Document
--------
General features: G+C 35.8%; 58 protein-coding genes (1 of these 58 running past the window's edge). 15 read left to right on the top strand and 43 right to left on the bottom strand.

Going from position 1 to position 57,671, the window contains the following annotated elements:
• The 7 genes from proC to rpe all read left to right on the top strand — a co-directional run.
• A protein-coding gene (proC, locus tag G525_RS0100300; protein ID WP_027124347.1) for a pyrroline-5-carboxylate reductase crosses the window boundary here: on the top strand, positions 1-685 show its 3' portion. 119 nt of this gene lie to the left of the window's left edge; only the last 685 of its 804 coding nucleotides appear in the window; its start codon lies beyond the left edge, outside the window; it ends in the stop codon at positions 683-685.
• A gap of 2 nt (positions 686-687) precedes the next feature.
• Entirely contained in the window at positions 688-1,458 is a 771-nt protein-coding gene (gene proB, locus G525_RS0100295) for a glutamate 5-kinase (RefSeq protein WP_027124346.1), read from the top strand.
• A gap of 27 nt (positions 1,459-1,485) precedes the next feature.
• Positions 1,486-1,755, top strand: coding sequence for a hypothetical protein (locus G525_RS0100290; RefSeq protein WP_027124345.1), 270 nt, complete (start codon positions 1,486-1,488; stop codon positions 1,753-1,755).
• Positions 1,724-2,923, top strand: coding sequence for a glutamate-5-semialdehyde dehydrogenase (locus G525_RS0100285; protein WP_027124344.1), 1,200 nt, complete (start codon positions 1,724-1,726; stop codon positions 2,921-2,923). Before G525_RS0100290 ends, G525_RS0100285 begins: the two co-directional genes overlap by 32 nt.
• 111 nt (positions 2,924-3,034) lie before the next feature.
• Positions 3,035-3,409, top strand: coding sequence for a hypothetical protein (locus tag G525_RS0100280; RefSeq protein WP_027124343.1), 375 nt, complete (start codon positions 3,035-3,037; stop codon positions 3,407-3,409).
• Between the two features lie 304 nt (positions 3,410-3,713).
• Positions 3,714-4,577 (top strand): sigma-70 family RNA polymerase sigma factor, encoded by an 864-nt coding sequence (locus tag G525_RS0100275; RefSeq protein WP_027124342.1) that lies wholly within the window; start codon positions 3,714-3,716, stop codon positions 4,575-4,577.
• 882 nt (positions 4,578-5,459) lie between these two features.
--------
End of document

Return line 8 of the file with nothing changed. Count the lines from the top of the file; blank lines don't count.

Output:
• Positions 1,486-1,755, top strand: coding sequence for a hypothetical protein (locus G525_RS0100290; RefSeq protein WP_027124345.1), 270 nt, complete (start codon positions 1,486-1,488; stop codon positions 1,753-1,755).